Friday, May 31, 2013

The Big Kitty offers us a Card

We saw this marvelous van parked in a small French town....

Translated it means:  deratisation/insect control/destruction of nests of wasps and hornets/disinfection/ treatment of woodwork/defoaming/ The Chatonnerie

Google translate makes a bit of a hash of this, but "deratisation" does exist as a term for ridding a ship of rats.  Defoaming appears to refer to some sort of high pressure treatment of wood to get rid of pests that travel on same.  And "Chatonnerie" seems to be some sort of pun....evidently the exterminator regards himself as "The Big Kitty".

There is always a small risk involved in standing around photographing things.  You look like a tourist.  Or an oddball.  Maybe both.  In fact while admiring this bit of commercial art a fellow came up and asked if we would like his card.  Sure enough, it was The Big Kitty himself.  It turns out that his name is Americo da Fonseca.

He seems like a nice guy.

Wednesday, May 29, 2013

Thoughts on European Travel - 2013

Prior to embarking on a long trip to England-Holland-Belgium-Germany-France we looked over our travel journal from our visit to the same area 31 years ago.  Reading it we were impressed at how much we walked, carrying backpacks no less, and at how cheap things were.  One hotel we stayed at in England was 5.25 pounds per person.  We had beverages that cost that much this trip.

But this was by intent a less spartan journey.  Carpe Diem, you never know how many more such trips there will be.

A few observations, perhaps they may benefit other travelers.

1. Being Understood.

Modest improvement over last trip.  Our language skills in respectively, French and German have improved a bit.  And as the older generation passes away the percentage of folks with at least basic English is quite high.  The only down side is that in our mid 50s hearing is not quite as sharp as three decades ago.  I for instance found female voices in noisy rooms quite difficult.

2. Getting Around

This was a small town oriented trip, so rail passes were out.  We rented a car.  There was a bit of a mix up on our initial choice, so to make things right they offered us a choice of what they had on hand.  As I looked back and forth at a Ford Focus and an Alfa Romeo my spouse said:  "You won't be able to face your sons back home if you could have had the Alfa and did not take it."  Right as usual.  Sorta fun having the extra horses when they were needed.

Shockingly we wavered a bit on getting GPS.  Let me be clear, do not drive in Europe without it.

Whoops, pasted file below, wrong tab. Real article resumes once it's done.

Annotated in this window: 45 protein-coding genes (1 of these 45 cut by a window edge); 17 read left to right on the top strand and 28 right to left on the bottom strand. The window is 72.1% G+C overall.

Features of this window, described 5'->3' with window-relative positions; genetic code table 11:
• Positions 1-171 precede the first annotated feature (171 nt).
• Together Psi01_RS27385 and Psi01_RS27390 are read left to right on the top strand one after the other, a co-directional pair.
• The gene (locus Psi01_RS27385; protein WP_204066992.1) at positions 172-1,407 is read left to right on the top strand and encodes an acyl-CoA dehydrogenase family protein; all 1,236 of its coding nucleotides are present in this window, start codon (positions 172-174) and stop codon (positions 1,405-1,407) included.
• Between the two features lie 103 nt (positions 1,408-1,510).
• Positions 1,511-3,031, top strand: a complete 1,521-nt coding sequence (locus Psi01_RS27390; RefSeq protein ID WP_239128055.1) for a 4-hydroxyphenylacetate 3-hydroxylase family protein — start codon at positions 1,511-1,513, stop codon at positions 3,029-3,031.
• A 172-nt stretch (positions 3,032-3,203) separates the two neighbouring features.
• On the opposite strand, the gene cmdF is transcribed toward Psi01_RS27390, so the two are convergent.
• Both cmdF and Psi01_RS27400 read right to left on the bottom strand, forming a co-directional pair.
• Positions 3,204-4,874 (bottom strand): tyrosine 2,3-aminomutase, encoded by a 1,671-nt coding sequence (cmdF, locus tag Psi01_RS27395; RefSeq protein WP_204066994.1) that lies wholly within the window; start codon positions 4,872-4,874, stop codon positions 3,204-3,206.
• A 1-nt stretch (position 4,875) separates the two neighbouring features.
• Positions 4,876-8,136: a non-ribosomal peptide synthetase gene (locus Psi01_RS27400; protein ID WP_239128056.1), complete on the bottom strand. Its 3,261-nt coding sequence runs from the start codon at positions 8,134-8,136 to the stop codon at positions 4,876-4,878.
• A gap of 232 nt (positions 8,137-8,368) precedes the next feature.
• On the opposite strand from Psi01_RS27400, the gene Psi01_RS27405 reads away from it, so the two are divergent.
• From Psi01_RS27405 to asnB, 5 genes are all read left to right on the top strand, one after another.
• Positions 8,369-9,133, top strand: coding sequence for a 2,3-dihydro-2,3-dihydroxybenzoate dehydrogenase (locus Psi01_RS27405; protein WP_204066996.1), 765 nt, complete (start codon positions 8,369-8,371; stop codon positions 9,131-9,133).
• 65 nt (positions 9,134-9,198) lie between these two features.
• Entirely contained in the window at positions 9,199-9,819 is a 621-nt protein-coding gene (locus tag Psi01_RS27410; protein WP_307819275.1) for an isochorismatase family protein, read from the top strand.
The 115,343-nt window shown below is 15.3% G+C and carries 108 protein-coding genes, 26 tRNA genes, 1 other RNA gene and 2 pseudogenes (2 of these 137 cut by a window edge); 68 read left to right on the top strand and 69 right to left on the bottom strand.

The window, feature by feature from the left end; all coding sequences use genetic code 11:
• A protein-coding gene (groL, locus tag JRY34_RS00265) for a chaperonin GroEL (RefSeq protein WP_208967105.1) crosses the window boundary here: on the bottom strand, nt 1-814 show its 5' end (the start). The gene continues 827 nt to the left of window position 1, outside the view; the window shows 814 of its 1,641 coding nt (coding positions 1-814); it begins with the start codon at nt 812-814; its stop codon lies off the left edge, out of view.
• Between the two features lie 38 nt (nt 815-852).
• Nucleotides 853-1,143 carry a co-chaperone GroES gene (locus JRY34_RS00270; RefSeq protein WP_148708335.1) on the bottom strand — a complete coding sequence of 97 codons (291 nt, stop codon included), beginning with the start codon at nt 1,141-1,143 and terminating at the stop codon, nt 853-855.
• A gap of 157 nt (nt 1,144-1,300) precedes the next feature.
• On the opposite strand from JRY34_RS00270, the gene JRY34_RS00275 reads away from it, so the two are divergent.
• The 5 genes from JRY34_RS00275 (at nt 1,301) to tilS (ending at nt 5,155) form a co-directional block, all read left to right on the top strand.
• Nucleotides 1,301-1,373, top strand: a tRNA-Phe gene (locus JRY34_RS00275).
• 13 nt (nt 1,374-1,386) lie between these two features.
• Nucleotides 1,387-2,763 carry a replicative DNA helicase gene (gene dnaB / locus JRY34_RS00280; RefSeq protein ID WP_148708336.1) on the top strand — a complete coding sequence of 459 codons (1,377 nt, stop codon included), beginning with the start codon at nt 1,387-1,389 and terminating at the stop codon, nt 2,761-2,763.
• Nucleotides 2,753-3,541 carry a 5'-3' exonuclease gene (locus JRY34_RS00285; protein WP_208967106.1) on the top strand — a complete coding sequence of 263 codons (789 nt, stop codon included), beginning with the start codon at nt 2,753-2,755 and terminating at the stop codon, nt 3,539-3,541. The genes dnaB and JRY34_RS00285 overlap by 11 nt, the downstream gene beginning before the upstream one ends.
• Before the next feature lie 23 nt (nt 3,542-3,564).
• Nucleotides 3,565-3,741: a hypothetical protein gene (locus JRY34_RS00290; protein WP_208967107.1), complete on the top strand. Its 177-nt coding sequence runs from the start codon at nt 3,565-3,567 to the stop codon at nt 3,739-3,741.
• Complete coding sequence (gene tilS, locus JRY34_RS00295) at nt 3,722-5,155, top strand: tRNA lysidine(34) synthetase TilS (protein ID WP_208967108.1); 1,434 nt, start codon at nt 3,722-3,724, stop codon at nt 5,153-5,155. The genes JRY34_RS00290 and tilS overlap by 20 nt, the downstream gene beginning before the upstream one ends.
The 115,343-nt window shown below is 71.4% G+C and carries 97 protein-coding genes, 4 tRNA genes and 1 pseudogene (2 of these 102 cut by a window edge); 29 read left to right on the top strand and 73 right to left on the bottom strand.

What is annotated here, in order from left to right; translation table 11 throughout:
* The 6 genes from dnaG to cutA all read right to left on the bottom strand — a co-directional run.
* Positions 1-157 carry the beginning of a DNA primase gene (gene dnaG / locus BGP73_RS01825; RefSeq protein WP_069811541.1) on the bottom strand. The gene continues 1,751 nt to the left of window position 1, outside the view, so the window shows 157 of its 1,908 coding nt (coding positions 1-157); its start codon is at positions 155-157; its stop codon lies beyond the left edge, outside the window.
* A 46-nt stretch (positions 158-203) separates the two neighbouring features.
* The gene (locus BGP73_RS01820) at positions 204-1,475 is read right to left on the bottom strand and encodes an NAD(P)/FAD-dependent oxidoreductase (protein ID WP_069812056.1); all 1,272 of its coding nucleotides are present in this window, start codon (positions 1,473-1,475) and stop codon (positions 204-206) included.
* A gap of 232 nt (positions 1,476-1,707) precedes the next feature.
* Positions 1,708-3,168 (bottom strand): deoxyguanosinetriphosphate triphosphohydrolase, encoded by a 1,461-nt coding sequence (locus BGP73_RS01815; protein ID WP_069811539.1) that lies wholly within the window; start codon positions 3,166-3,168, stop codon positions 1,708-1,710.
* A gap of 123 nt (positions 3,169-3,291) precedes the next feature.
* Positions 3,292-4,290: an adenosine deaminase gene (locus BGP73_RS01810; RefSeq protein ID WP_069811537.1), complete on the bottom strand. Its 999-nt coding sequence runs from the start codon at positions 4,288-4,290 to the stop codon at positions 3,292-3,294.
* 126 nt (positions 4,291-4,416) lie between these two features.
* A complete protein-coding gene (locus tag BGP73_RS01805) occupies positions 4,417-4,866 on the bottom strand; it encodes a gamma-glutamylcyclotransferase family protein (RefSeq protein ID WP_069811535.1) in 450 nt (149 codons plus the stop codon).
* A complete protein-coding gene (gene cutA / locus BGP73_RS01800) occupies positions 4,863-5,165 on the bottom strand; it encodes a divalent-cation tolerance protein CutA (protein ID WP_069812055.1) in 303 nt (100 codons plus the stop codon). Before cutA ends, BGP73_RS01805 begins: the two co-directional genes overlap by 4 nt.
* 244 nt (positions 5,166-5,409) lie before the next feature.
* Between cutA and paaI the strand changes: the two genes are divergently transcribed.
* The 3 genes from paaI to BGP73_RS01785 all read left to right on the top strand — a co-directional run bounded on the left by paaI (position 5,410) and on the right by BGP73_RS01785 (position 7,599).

We never did get it to stop speaking French, but the map read in English and we had detail and long range views that helped a great deal.  Once, when we were not sure that what we were looking at was actually a chateau we just punched in the GPS coordinates.  Yep,  that's it all right!  Oddly the GPS functions somewhat differently in various countries.  That "turn in 30 meters" in The Netherlands is right on top of you.  In France you see it coming a ways off.

Depending on your day you can set it for fastest route or straightest route.  The latter takes you through some very interesting back roads that are worth the time if you have it to spare.

We heard some harrowing tales of American credit cards being ineffective on French toll roads.  They also do not take currency and the help button only gets you a tinny French voice of about the quality of a McDonalds drive through.  People sat there helpless as gesticulating and muttering Gauls stacked up behind them.  We just avoided these toll roads entirely.  Not actually an issue as most French roads radiate like a spoke and wheel system based on Paris.  We were going "across the grain" where the roads were all dinky in any event.

Of the Autobahn in Germany I will just say that the far left lane is like something out of Star see a little dot appearing in the distance and WHOOSH it goes past you at Warp Speed.

3. Staying in touch.

First ever trip with a Europe capable cell phone.  We did not use it often but it came in handy and was worth the modest expense.

All Bed and Breakfast options had excellent WiFi.  It is btw pronounce "weee-feee" in Europe.  Hotels were a little less good.  One place had a service that kept kicking us off.  As it turns out you need a separate access code for each "device".  My tablet and wife's iPad kept knocking each other off the connection.

For the record my  travel computer did fine.  The battery life was not as long as promised but the recharge time was very fast.  And the European power adapter did not fry it.  (I confess, the first time I plug something into one of those I always wince.)  Alas, some things do not work in some places.  Pandora was pretty much non functional.

Probably the biggest factor in making an ambitious trip smooth and easy was in fact the computer age. We found most of our lodgings by simply laying out a route on Google Maps and then calling up Bed and Breakfast options at various points.  All were good, one was so nice that spouse announced her intentions to just stay there and live.  We did locate and book one lodging through somewhat old school means, a link from a town's tourism site.

It was the chateau.

Monday, May 27, 2013

Verdun. Where 1916 can never end.

If you sometimes wonder how the world got into its current sad state I can point you to the very spot where things went so badly astray.  It is in a series of hills just east of the drab town of Verdun France.

The Great Powers - none of which rank as such any longer - blundered stupidly into the First World War.  Their diplomats had in utmost secrecy created an interlocking web of treaties and understandings that were nothing less than a Doomsday Machine for Western that put armies of millions to the march after an inept but implausibly successful terrorist act.

Brave men, those armies of 1914, "Lions led by Donkeys" as tragically belated wisdom had it.

But there were still rays of hope.  Nations were at war but civility in men remained in places. The Christmas Truce of 1914 where the guns went silent and soldiers from both sides sat down together showed a Europe that might have been and still could be.

But Verdun changed it all.  Having spent so dearly neither side could settle for less than a total victory, or for less than unstable, draconian "peace" terms.

Verdun was where France and Germany met in the longest, most intense, most concentrated battle of World War One, and perhaps in all of history.